In dissent, Judges Sajó and Vučinić argued for a stricter interpretation of the prohibition on collective expulsion. They claimed that the identification procedure was sufficient to distinguish this case from Čonka and Hirsi. The dissent depicted the prior case law as establishing two methods of collective expulsion: one, where individuals are identified for expulsion based on group membership, as happened to the minority groups in Čonka and Georgia v. Russia; and two, where a group is identified for expulsion without individualized consideration of their claims, as occurred in the push-back operations at issue in Hirsi and Sharifi. These judges also drew on M.A. v. Cyprus to minimize the importance of the identical wording of the deportation orders. In that case, because Cyprus had adjudicated the asylum applications individually and examined the personal circumstances of the group members before deportation, the ECHR found that the formulaic wording of the detention orders was not by itself sufficient to establish collective expulsion.[12] The dissent also noted that the applicants were returned to a safe country and were not asylum seekers, whom the expedited process treated differently. In short, the dissent argued that “the majority do a grave disservice to an intentionally focused and narrow concept in international law which is meant to apply only in the most severe of circumstances.”[13]

For now, the majority’s vision of an expansive prohibition on collective expulsion of aliens has won the day. By delimiting the applicable factors, the Khlaifia decision provides guidance that will be helpful both to applicants and to governments seeking to ensure that their deportation processes are in conformity with the European Convention on Human Rights.

About the Author: Jaya Ramji-Nogales is the I. Herman Stern Professor of Law and Co-Director of the Institute for International Law and Public Policy at Temple University’s Beasley School of Law. She is a founding Co-Chair of the International Migration Law Interest Group at the American Society of International Law.

[1] Sale v. Haitian Centers Council, 509 U.S. 155, 187 (1993).

[2] Affaire Khlaifia et autres c. Italie, Eur. Ct. H.R. (2015), (author’s translation). An appeal to the Grand Chamber has been filed.

[3] Hirsi Jamaa v. Italy, Eur. Ct. H.R. (2012),

[4] Čonka v. Belgium, Eur. Ct. H.R. (2002),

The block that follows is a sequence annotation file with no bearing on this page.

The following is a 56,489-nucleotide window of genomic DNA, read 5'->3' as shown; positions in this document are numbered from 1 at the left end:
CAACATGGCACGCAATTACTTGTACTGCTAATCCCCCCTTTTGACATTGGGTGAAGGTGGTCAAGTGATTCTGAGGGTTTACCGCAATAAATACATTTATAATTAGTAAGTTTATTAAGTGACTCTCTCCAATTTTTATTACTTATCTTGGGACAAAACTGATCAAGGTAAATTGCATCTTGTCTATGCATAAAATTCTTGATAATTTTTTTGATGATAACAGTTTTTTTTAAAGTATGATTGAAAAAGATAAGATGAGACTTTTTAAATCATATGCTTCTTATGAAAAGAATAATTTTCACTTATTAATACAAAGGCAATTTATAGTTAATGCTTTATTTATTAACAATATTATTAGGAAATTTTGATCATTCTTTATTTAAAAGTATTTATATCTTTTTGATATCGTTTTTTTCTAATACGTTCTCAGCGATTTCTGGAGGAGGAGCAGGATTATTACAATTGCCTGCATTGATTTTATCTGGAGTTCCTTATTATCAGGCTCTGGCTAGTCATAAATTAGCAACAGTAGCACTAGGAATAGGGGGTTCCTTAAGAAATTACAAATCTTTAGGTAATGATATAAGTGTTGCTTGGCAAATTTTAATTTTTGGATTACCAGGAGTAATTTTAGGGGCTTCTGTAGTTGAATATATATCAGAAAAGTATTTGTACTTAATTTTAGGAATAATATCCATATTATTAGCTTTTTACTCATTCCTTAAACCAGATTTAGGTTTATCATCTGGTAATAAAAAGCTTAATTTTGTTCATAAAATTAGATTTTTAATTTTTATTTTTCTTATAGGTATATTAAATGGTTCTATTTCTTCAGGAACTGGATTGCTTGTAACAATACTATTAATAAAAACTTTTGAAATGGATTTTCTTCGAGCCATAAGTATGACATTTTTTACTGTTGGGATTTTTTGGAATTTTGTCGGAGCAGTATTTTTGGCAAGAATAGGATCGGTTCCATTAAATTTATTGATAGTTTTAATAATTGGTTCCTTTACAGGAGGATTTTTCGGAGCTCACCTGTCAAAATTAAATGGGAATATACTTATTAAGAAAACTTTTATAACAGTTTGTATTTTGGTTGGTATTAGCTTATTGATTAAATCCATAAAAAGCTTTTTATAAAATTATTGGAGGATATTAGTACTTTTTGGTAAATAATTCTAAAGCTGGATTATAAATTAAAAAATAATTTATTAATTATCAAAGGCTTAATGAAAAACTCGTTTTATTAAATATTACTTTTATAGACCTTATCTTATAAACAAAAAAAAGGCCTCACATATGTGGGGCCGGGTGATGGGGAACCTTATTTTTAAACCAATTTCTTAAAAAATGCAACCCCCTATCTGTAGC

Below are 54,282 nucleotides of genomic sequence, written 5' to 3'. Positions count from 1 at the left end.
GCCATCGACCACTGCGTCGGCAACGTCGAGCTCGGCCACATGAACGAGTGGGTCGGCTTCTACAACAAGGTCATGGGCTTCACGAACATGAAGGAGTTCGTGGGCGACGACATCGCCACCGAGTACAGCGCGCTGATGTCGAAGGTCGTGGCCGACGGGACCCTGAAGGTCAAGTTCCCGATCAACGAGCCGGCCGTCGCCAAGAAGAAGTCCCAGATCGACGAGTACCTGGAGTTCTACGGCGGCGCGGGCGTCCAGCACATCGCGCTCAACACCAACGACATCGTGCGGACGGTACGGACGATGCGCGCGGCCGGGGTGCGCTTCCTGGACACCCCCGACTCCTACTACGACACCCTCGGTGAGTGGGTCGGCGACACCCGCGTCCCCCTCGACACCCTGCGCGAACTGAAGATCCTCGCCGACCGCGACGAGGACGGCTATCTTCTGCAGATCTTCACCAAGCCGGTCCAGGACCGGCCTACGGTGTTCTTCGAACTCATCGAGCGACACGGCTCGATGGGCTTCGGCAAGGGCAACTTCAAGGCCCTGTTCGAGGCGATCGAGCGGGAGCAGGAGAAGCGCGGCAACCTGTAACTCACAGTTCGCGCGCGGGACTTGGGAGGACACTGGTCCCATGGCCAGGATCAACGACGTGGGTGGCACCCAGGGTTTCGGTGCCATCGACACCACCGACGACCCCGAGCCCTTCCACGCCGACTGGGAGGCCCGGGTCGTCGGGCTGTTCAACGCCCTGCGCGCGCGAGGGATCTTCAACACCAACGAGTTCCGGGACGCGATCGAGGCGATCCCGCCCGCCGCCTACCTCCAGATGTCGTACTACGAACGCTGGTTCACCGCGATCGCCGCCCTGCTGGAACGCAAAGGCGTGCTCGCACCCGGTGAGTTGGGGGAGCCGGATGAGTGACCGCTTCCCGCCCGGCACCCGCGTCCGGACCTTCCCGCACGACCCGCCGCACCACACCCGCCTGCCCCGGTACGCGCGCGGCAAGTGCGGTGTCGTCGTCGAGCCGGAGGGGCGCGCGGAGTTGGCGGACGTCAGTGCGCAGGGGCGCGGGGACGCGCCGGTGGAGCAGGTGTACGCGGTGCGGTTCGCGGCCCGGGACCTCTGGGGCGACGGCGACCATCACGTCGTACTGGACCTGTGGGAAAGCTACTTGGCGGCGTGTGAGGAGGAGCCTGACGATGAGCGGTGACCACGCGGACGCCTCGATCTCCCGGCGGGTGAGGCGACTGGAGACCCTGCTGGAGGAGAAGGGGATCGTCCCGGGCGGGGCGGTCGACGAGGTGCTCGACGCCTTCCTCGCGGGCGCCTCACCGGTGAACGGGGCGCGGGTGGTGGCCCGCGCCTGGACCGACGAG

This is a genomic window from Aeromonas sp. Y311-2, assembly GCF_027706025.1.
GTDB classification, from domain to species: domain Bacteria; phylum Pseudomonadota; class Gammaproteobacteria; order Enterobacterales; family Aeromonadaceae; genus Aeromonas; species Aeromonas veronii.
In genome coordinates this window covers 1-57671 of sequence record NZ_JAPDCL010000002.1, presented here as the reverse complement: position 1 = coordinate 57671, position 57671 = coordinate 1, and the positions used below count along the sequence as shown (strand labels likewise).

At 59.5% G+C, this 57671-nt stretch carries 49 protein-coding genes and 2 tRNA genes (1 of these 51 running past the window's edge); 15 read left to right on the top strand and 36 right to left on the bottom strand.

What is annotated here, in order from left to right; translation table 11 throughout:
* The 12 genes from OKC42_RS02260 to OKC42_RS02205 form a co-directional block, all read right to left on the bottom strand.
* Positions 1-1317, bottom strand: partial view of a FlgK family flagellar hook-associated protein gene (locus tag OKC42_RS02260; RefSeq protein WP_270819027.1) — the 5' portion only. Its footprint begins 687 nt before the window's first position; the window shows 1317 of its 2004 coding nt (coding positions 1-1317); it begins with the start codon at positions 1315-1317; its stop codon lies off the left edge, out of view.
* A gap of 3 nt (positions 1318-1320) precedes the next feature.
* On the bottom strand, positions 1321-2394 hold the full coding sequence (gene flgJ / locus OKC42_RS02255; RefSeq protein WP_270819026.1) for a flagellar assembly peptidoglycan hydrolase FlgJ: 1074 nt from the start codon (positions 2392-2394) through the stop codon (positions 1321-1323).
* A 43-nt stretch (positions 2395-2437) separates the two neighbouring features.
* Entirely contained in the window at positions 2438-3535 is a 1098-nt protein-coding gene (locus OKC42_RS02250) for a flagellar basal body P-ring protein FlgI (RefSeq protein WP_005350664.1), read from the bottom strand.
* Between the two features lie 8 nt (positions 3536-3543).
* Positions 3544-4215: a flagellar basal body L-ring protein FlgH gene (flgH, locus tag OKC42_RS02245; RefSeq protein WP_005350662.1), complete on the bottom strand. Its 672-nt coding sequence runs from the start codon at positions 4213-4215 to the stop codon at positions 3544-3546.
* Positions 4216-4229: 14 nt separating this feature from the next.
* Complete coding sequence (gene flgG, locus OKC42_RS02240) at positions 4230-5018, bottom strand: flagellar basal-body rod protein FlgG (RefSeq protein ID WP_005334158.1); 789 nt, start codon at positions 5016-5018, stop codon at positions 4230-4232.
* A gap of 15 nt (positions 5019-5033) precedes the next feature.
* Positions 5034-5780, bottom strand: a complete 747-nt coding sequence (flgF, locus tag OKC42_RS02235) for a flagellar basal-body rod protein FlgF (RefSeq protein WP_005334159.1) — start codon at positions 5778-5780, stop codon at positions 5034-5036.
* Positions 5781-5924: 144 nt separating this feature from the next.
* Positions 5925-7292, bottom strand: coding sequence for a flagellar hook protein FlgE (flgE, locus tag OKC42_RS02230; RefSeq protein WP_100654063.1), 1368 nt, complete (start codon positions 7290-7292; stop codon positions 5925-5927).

[5] Not all of these decisions have been favorable to the applicant. In July 2013, the ECHR found that the Cypriot authorities’ detention and deportation of a Syrian Kurd as part of a collective expulsion operation did not constitute a violation of Article 4, Protocol 4 because his asylum application had been examined individually, as had the applications of all of the individuals in the group to be deported with him. Even though an error had been made in issuing a deportation order in the case of the applicant, who had not yet completed the judicial review process, the evidence did not support finding a collective expulsion. The ECHR did find several violations of the Convention, including the prohibitions on inhuman or degrading treatment and unlawful detention. M.A. v. Cyprus, Eur. Ct. H.R. (2013),

[6] Georgia v. Russia (I), Eur. Ct. H.R. (2014), .

[7] Id. ¶ 177.

[8] Affaire Sharifi et autres c. Italie et Grèce, Eur. Ct. H.R. (2014),

[9] Id. ¶ 224 (author’s translation).

[10] Italian Police Battle Tunisian Migrants on Lampedusa, BBC (Sept. 21, 2011),

[11] The ECHR further found a violation of Article 13, the right to an effective remedy, in conjunction with Article 4 Protocol 4 because the available judicial review did not provide for a stay of the order of deportation. Khlaifia, Eur. Ct. H.R., ¶¶ 172–73. The Court also found violations of the rights to liberty and security, to be informed promptly of the charges against one, to a speedy decision by a court on the lawfulness of detention. A majority found a violation of the prohibition on inhuman or degrading treatment and to an effective remedy in conjunction with that right.

[12] M.A., Eur. Ct. H.R. ¶¶ 252–55.

[13] Khlaifia, Eur. Ct. H.R. ¶ 18 (partly dissenting opinion of Sajó, J. and Vuċiniċ, J.).